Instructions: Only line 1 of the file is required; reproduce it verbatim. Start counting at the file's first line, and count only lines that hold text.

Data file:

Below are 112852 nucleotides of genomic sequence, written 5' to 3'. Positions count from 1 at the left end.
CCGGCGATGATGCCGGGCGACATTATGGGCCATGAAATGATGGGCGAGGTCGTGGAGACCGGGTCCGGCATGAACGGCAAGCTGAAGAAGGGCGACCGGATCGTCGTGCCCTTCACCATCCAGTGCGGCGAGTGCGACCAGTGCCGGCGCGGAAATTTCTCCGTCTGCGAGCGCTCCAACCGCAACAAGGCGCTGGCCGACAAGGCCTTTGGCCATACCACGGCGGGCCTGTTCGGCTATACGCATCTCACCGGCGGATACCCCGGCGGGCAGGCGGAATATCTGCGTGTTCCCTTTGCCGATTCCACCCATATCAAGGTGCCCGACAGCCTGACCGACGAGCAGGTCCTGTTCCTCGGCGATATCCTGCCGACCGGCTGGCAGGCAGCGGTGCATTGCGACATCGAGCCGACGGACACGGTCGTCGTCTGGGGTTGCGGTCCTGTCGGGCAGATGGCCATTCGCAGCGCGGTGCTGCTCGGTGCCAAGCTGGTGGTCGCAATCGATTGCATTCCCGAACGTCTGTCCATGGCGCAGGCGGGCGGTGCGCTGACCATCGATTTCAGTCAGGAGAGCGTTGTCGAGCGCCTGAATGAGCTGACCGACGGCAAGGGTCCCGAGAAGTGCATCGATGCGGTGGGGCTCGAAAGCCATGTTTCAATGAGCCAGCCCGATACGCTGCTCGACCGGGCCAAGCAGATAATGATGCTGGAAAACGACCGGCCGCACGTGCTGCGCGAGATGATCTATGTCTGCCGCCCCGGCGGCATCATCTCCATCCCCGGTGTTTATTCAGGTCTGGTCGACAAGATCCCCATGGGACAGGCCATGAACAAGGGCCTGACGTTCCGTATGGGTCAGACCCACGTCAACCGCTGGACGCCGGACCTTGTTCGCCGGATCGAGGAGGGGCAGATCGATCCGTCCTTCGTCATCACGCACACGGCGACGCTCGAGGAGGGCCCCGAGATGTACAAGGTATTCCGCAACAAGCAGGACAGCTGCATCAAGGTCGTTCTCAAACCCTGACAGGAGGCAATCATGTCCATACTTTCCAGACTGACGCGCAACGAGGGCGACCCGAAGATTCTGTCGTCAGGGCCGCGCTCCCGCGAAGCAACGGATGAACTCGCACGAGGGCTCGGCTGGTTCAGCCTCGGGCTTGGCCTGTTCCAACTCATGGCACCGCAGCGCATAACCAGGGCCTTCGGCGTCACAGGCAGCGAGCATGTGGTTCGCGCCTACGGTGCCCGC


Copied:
Below are 112852 nucleotides of genomic sequence, written 5' to 3'. Positions count from 1 at the left end.